True, some are more poignant than others, but the real value of any one story in particular is in the telling of it.
Since the end of WWII, we’ve heard many Holocaust survivor stories, and perhaps none acquired greater recognition or reception than Elie Wiesel’s Night. Yet the encompassing nature of his title immediately suggests: it was a ‘night’ shared by many; and indeed it was.
It was shared by Eva Brown, whose memory of living in 10 different concentration camps is as sharp and vivid at 80 as it was at 16. When she ran out of tears, her story became a place for her pain—and its deepest expression. When she sat at his Shabbat table, David Suissa realized hers was a story that needed to be told, and he wrote about Brown in this week’s Journal.
Eva Brown, more than anyone, knows the gravity of her tale. Together with Thomas Fields-Meyer, she limned her struggle to survive in a book, “If You Save One Life.” This Sunday she’ll share her story with anyone who will come and listen.
Brown’s journey is relayed through memory, through incalculable loss but with the hopeful vision of a woman who lives to tell the tale. No doubt we’ve all seen countless films and photographs of images from the camps—those nightmarish portraits, always black and white—but have we looked upon a face recounting them? Have we seen the fleshy skin and penetrating eyes of those who bore gravest witness—who smelled the burning of bodies, and slept with the screams of their siblings?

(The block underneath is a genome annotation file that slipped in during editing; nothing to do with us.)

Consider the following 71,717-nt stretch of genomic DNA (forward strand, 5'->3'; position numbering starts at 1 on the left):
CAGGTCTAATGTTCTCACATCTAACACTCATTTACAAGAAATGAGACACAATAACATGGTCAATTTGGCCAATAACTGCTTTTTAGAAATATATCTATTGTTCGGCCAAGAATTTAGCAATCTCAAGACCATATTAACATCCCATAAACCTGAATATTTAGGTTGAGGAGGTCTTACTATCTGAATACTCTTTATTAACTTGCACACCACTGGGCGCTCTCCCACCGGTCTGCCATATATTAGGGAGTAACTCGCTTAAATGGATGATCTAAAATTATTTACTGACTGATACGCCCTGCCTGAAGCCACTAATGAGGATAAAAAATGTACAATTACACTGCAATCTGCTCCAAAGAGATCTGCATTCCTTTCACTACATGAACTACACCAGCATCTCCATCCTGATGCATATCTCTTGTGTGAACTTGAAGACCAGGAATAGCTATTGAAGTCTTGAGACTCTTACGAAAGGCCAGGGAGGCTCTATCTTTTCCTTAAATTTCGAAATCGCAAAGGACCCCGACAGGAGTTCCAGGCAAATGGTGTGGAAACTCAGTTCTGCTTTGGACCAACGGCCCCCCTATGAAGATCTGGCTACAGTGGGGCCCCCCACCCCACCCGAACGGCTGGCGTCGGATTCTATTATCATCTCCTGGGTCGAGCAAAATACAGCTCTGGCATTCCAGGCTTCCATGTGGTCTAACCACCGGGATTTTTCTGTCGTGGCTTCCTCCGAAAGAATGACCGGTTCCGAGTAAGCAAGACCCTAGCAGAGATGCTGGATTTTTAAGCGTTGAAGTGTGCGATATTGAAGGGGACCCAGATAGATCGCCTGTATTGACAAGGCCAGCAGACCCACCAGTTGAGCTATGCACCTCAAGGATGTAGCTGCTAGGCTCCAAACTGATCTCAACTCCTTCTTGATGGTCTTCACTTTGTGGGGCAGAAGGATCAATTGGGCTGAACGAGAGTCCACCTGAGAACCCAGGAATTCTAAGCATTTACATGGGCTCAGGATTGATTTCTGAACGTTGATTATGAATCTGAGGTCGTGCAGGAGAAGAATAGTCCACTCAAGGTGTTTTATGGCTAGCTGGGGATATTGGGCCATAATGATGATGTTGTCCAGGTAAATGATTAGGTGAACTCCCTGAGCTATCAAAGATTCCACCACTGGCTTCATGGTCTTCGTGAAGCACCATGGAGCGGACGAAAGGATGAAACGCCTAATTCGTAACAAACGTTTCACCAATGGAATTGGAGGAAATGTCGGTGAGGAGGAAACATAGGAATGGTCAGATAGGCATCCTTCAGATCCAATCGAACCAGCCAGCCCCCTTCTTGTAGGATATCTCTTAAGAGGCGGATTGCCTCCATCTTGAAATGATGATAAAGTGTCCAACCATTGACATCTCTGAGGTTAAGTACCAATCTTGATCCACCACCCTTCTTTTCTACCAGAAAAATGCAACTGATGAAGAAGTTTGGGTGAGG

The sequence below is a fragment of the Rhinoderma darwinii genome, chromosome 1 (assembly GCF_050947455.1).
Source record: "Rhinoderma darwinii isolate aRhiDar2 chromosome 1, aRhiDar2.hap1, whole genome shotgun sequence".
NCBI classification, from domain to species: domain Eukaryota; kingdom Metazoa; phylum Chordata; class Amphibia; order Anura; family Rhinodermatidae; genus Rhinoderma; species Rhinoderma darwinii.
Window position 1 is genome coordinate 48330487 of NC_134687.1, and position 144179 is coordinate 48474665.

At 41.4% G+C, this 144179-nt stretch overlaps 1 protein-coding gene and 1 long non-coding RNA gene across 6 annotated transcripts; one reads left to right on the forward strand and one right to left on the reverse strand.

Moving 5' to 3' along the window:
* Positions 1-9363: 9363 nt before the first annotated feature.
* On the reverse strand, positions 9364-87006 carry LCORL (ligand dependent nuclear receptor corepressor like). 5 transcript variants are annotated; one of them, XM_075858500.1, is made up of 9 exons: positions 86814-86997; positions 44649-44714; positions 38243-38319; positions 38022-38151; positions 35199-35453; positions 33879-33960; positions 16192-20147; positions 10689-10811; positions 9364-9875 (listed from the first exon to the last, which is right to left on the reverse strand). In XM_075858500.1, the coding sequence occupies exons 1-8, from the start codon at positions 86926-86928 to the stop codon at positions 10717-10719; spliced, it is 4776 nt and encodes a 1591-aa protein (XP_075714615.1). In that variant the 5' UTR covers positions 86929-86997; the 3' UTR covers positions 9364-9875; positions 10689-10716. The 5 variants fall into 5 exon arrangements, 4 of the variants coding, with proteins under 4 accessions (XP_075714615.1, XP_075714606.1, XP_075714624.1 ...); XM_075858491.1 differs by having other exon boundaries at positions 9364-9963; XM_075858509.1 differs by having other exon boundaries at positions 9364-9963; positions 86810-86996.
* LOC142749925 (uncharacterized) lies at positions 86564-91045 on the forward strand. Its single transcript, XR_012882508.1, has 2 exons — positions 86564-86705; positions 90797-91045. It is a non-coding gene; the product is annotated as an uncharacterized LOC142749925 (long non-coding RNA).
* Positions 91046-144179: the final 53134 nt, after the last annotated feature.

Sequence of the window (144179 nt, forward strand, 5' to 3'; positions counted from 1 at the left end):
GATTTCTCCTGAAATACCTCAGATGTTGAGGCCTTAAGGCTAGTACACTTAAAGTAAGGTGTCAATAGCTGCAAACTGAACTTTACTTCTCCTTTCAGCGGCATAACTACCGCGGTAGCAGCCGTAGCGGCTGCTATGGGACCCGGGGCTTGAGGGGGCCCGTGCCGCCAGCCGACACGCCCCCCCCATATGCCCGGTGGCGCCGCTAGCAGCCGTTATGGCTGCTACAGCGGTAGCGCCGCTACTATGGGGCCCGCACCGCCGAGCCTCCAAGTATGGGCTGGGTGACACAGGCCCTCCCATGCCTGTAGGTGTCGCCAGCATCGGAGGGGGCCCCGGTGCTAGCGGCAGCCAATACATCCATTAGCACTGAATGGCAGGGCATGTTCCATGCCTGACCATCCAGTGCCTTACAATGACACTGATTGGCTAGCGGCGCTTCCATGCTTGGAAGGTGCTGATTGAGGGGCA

It’s not our story to tell, it’s the story we must listen to. As it goes: if you save one life, it’s as if you save an entire world; and if you listen to one story, it’s as if you hear the echoes of six million.
Eva Brown will share her story this Sunday, October 21 and launch her book, “If You Save One Life,” co-authored by Thomas Fields-Meyer. 2 p.m. Free. Museum of Tolerance, 9786 W. Pico Blvd., Los Angeles. www.museumoftolerance.com
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